“We anticipate a crowd size of 500–1000 people congregating primarily around the historic courthouse and the Graham Police Department,” the request stated. “We are expecting those with opposing views to show up as well.”
In accordance with the agreement, Campus Police dispatched eight officers, according to Whittington.
The Sheriff’s Office had announced its intention to enforce the ban on June 26, saying, “no permits to protest in the city of Graham, N.C., to include the Alamance County Courthouse have been granted, nor will be granted for the foreseeable future. Any group(s) attempting to protest without a permit, will be in violation and subject to arrest.”
According to the ACLU, that ordinance is unconstitutional. In response, the group filed a lawsuit against local officials, including Alamance Sheriff Terry Johnson.
A letter from the ACLU to the Sheriff’s Office said, “Your threat to arrest people for protesting without a permit, as well as the indefinite blanket refusal to issue permits, violates the most fundamental constitutional rights to assembly, speech and to be free from unlawful seizures and use of excessive force without due process of law.”
Elon University community members were outraged to see Campus Police enforcing what they agree to be an unconstitutional order and protecting a monument they perceive as racist.
“I want Elon to be more aligned with our stated values,” Ringelberg says. “Saying we are anti-racist but then working with racists shows that anti-racism is clearly not our goal.”
Like the Campus Police, Blackwelder dispatched four of her officers to enforce the order.
“I understand the public concerns, but the fact of the matter is that our job is to protect the community,” Blackwelder says. “If another agency doesn’t feel like they can provide protection because they don’t have adequate resources, it’s important for us to follow through on the agreement and help.
“We’re not political figures. We protect life and property, and keep the peace. When we respond to those requests, we’re not supporting the political agenda behind the scenes or choosing a side. We’re just protecting the community.”
In response to the controversy, Whittington appointed the Academic Council to work alongside himself, Dotson, and the university’s legal counsel to review the “existing mutual aid agreement as well as current best practices for campus police departments when engaging with external agencies.”
According to Whittington, the goal of this group will be to “more fully understand the nature, benefits and requirements of agreements among law enforcement agencies and consider how improvements might be made.”
Owen Covington, director of the Elon University News Bureau, declined to comment while the review is ongoing.
“I want to be optimistic that the institution is seeing things differently, and that means we will actually have real change this time,” Ringelberg says. “But institutions often use committees, white papers, and task forces to delay to the point we don’t need to make any changes, or we forget the problem.”
As the controversy over the mutual aid agreement spread, other demands regarding more transparent policing were made by Elon University alums.
Zach Bocian, a 2017 graduate, helped co-write a letter to Elon University President Connie Book and other senior staff members requesting more public access to Campus Police records.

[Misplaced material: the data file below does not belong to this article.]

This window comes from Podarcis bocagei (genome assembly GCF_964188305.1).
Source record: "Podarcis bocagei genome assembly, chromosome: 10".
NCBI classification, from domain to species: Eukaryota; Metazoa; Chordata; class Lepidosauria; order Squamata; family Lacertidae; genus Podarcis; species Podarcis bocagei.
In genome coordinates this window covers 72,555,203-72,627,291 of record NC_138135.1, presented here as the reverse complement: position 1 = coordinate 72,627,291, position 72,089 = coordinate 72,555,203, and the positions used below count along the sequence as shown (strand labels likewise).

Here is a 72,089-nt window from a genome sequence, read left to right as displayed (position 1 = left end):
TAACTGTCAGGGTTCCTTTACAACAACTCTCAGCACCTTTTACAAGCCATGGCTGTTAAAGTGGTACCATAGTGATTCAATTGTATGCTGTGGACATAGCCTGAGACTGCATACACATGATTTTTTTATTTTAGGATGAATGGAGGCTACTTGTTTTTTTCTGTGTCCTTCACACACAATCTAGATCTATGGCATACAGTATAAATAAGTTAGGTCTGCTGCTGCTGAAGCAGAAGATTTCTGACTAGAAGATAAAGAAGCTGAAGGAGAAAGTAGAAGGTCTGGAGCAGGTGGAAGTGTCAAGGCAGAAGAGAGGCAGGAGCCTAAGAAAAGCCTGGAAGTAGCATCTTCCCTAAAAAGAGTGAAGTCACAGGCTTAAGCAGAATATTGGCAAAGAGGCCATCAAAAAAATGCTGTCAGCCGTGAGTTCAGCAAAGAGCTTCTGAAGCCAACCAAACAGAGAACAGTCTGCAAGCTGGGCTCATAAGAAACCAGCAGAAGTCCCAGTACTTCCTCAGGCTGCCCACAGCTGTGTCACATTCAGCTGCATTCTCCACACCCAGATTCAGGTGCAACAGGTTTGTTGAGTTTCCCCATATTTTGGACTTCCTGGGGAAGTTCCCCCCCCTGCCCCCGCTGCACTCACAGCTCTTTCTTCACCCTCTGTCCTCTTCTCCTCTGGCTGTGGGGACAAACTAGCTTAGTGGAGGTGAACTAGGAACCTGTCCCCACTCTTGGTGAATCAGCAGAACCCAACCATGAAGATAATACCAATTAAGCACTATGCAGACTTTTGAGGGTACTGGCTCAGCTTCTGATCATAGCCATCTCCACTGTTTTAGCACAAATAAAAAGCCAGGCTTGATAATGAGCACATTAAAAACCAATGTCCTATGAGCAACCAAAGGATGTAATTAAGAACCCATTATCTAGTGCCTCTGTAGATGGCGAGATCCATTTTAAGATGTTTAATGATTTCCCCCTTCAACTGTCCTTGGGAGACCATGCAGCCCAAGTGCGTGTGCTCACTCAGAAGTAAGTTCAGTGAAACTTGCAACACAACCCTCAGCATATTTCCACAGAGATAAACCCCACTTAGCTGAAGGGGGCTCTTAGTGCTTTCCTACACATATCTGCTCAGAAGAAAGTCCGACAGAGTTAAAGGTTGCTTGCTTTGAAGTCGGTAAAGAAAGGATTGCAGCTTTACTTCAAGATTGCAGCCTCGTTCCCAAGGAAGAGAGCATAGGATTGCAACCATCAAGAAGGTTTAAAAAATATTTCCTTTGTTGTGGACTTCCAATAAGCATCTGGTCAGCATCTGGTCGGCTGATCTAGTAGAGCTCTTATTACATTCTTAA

“Elon can make a change within its small bubble that can be used and repeated by other campus police departments,” Bocian says. “The accountability of transparency and a formalized public complaint system is imperative especially on a university campus, like Elon, that’s trying to diversify its student body.”
In response to the letter, senior staff invited Bocian and other alums to a conference call, during which Whittington says he hopes to have a more formal response and a status update by July 20.
Emily Sledge, a junior at Elon University and a lifelong resident of Burlington, also began a petition demanding Johnson’s resignation. In a week, over 5,550 people had signed, including Ringelberg.
“I’m frustrated and clearly I’m not alone,” Sledge says. “As a community we need different leadership. I hope the petition shows people that while this is a small community, change needs to start somewhere. Questionable law enforcement affects people everywhere.”
Johnson’s nearly 20-year tenure as sheriff of Alamance has been wrought with controversy and accusations of racial profiling.
The Justice Department filed a civil rights lawsuit against Johnson in 2012, saying that deputies disproportionately targeted Latinos. Johnson was also accused of telling his deputies to “get me some of those taco-eaters.” A federal judge acknowledged the agency’s use of racial slurs, but ultimately dismissed the lawsuit.
Sledge says her goal is to raise support for a candidate to run against Johnson in the next election. In 2018, he ran unopposed.
She hopes a new sheriff will lead to a reallocation of the county’s resources.
“The U.S., as a whole, puts too much attention on punishment, rather than focusing on rehabilitation and education,” Sledge says. “If we put more money into education and rehabilitation, we’d be able to help more members of our community instead of punishing them.”
During the 2020–21 fiscal year, more than $38 million is being allocated to the Sheriff’s Office and the jail, according to Alamance’s Budget Ordinance.
Sledge’s call for Johnson’s resignation is being made alongside ongoing demands to relocate the Confederate statue.
Prominent local figures, including Book, presented a call to action at a recent press conference.
“This monument has long been a source of conflict in our community and it stands as a symbol of racism for many,” Book says. “We are recommending removal of this monument in a respectful manner to a more appropriate location that places it in proper historical context.”
This story was produced by the NC News Intern Corps, a program of the NC Local News Workshop, funded by the North Carolina Local News Lab Fund and housed at Elon University’s School of Communications.